TREATY ONE TERRITORY – In these days of industrial development and the Conservative plan for a 500 billion dollar expansion of industry and resources, it is time for the treaty people to start speaking and acting…
In recent years, one of our elders told us that when treaty was agreed to, it was agreed under the light of day. This means that our spokespeople were present with the people in an open dialogue. A great degree of discussion and reflection occurred before negotiations advanced on specific heads of treaty subject matter. To me, this was the original standard of free, prior and informed consent that contemporary nation state governments are terrified of because they know it is the truest form of expression by indigenous peoples. When I speak of process, I speak nothing to the spiritual nature of the decision making process. Thats for another time and place.
We aren’t following the treaty based standards anymore as much as we should be. I believe that we did for some time after treaty, but in time, we have largely abandoned the community consultation standards that were present at treaty time. There are some communities who are practicing the old way of community consultation based on treaty standards. These communities are the ones that are taking stands and oftentimes being vilified in the media and amongst colonial governments for not collaborating. Some of us have also been referred to as ‘rogues’ amongst colonial ministers.
Today we frame the rationale for consultation around notions of constitutional obligations and supreme court judgements. We raise the issue of consultation only when someone has failed to consult with us an acceptable standard. Back in the days of treaty time, it was a simple matter of respecting your family, your neighbour and your community. It seems much simpler when considered in the historical sense. It was not only simpler, but much more powerful and endearing to the hearts of our families because it was the last time that we were truly free.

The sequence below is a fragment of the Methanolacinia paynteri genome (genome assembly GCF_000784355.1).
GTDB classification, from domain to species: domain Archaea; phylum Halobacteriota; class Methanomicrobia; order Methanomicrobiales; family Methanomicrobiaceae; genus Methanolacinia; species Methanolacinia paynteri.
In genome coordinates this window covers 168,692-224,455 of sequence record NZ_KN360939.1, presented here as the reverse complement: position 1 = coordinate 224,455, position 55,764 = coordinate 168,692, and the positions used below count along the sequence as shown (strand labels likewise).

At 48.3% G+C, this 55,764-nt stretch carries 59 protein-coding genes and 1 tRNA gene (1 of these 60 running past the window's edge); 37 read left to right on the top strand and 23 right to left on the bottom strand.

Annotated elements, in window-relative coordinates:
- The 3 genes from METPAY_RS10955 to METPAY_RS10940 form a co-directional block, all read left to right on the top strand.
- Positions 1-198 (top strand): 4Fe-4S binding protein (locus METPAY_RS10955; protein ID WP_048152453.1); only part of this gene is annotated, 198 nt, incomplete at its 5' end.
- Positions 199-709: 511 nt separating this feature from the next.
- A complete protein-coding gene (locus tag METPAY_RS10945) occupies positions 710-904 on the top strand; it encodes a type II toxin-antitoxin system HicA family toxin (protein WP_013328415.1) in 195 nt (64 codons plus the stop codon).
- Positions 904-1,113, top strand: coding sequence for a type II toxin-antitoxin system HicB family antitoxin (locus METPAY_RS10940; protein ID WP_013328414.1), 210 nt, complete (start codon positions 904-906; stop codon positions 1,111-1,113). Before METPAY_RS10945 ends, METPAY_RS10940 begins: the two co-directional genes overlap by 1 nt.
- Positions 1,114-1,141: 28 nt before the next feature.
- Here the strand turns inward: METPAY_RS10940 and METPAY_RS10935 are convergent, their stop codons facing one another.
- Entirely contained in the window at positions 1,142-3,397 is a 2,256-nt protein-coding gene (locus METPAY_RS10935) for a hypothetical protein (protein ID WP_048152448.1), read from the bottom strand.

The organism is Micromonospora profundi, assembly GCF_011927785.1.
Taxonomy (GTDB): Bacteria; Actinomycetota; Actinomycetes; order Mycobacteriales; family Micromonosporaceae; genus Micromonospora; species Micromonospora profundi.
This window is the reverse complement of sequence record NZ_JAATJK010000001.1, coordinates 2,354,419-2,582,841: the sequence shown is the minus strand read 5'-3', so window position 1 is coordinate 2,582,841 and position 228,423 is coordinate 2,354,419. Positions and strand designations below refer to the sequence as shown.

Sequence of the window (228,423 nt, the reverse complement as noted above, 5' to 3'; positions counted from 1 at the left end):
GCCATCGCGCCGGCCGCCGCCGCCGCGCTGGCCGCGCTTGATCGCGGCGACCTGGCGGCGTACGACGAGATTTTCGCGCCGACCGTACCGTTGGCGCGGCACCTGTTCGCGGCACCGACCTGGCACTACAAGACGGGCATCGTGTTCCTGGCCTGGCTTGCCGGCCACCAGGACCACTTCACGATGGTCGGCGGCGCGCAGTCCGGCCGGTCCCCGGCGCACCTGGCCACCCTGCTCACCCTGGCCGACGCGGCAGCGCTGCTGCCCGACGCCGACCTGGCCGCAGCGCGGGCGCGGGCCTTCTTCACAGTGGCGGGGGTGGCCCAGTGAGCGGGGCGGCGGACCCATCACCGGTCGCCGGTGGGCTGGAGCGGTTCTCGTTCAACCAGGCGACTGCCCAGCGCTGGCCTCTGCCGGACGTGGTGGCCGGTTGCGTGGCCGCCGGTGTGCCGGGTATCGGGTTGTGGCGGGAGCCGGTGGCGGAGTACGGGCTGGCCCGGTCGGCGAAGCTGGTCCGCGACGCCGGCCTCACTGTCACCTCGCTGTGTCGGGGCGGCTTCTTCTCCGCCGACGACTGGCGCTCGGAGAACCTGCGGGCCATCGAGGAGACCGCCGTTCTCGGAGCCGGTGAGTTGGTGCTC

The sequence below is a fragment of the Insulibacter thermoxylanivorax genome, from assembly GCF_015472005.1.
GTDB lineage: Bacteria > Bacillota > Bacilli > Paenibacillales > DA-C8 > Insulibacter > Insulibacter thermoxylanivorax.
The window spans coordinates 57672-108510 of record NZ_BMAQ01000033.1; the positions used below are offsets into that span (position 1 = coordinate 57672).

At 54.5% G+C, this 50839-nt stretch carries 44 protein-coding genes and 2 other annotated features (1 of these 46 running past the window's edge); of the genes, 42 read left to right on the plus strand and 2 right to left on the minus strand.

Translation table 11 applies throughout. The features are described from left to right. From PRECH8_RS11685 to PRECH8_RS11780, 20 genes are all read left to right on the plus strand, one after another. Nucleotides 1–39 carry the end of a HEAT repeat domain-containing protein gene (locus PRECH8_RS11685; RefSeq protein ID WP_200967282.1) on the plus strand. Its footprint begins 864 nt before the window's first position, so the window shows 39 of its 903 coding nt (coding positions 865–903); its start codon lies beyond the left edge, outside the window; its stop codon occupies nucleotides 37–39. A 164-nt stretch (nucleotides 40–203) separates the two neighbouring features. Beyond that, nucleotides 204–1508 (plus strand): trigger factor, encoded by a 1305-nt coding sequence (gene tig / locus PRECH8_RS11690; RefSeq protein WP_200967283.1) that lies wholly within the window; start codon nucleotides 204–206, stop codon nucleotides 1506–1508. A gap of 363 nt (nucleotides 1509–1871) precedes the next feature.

Today, I receive many messages from people who tell me that the Chief and Council are making plans, signing contracts, making deals behind their backs. Deals that harm the community, or benefit only a few. I receive these kinds of comments daily. In some cases, Im accused of not caring that this is happening or not having the power to change it. This is hurtful to me, but it is part of the consequence of having a public profile and ensuring a broad base for messaging to be heard. The truth of the matter is that I cannot push community leadership to be respectful to membership. That is a standard that is beyond my power to enforce. With that said, the most powerful person in the community is not the Chief, nor the council. Its the band member who demands to be respected and informed thoroughly through respectful inclusion.
Time and time again, I have done my part to open discussions where respectful standards of consultation might find their way to renewal. This is part of the entire intent of the treaty dialogues we have been having for several years now around the treaty alliance. I believe that my contribution to the political tables of the day, the treaty tables (political and non-political), is to promote respectful places of inclusion and discussion about treaty standards of consultation. This has not been easy because a great number of our people are not living from a context of freedom under treaty.
I believe that in order to change the standard, we must move in unison and together. Although a single Chief and Council might set the standard or become the example of inspired and renewed treaty standards of consultation, it will take a much broader base of our community to adopt these principles of consultation by ensuring that they are implemented in your own communities. With that said, your community in treaty, is my community too. This is why the treaty alliance is real and true. Its inarguable that it will look different from one table to the next, but its truth is undeniable.
In the coming weeks, it will be time to come together and have a treaty talk.
Grand Chief Derek Nepinak
Assembly of Manitoba Chiefs